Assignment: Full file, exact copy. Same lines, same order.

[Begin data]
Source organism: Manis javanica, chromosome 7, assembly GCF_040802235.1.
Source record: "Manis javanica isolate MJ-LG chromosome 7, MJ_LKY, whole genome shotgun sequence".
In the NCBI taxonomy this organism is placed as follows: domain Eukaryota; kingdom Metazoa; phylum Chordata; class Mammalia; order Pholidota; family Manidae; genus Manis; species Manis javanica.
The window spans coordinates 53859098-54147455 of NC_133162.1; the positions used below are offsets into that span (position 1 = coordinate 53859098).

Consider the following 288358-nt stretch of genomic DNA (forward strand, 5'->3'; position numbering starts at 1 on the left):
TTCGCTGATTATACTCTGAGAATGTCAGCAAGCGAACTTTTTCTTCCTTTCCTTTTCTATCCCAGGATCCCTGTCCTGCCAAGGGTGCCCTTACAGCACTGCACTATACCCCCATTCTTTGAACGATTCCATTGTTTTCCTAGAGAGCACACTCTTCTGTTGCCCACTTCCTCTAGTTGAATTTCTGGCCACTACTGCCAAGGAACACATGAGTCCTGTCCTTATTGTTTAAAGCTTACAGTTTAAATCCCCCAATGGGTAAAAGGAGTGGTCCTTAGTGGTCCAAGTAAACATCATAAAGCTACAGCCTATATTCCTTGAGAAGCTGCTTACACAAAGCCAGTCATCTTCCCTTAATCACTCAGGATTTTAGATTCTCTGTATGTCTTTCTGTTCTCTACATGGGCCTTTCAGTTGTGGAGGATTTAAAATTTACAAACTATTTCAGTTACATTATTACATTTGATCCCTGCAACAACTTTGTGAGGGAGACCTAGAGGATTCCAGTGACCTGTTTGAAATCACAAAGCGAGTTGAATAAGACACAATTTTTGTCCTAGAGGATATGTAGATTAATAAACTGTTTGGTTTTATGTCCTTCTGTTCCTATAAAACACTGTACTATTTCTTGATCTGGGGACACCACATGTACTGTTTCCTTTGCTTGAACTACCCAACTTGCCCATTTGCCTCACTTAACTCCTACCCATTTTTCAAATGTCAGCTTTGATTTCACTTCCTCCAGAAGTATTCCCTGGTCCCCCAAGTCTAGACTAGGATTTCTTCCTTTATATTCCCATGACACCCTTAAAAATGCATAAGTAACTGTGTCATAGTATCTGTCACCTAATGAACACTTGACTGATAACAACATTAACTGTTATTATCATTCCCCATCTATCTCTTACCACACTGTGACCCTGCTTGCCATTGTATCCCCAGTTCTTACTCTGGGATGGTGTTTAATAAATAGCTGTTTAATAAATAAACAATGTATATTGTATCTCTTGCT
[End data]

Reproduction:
Source organism: Manis javanica, chromosome 7, assembly GCF_040802235.1.
Source record: "Manis javanica isolate MJ-LG chromosome 7, MJ_LKY, whole genome shotgun sequence".
In the NCBI taxonomy this organism is placed as follows: domain Eukaryota; kingdom Metazoa; phylum Chordata; class Mammalia; order Pholidota; family Manidae; genus Manis; species Manis javanica.
The window spans coordinates 53859098-54147455 of NC_133162.1; the positions used below are offsets into that span (position 1 = coordinate 53859098).

Consider the following 288358-nt stretch of genomic DNA (forward strand, 5'->3'; position numbering starts at 1 on the left):
TTCGCTGATTATACTCTGAGAATGTCAGCAAGCGAACTTTTTCTTCCTTTCCTTTTCTATCCCAGGATCCCTGTCCTGCCAAGGGTGCCCTTACAGCACTGCACTATACCCCCATTCTTTGAACGATTCCATTGTTTTCCTAGAGAGCACACTCTTCTGTTGCCCACTTCCTCTAGTTGAATTTCTGGCCACTACTGCCAAGGAACACATGAGTCCTGTCCTTATTGTTTAAAGCTTACAGTTTAAATCCCCCAATGGGTAAAAGGAGTGGTCCTTAGTGGTCCAAGTAAACATCATAAAGCTACAGCCTATATTCCTTGAGAAGCTGCTTACACAAAGCCAGTCATCTTCCCTTAATCACTCAGGATTTTAGATTCTCTGTATGTCTTTCTGTTCTCTACATGGGCCTTTCAGTTGTGGAGGATTTAAAATTTACAAACTATTTCAGTTACATTATTACATTTGATCCCTGCAACAACTTTGTGAGGGAGACCTAGAGGATTCCAGTGACCTGTTTGAAATCACAAAGCGAGTTGAATAAGACACAATTTTTGTCCTAGAGGATATGTAGATTAATAAACTGTTTGGTTTTATGTCCTTCTGTTCCTATAAAACACTGTACTATTTCTTGATCTGGGGACACCACATGTACTGTTTCCTTTGCTTGAACTACCCAACTTGCCCATTTGCCTCACTTAACTCCTACCCATTTTTCAAATGTCAGCTTTGATTTCACTTCCTCCAGAAGTATTCCCTGGTCCCCCAAGTCTAGACTAGGATTTCTTCCTTTATATTCCCATGACACCCTTAAAAATGCATAAGTAACTGTGTCATAGTATCTGTCACCTAATGAACACTTGACTGATAACAACATTAACTGTTATTATCATTCCCCATCTATCTCTTACCACACTGTGACCCTGCTTGCCATTGTATCCCCAGTTCTTACTCTGGGATGGTGTTTAATAAATAGCTGTTTAATAAATAAACAATGTATATTGTATCTCTTGCT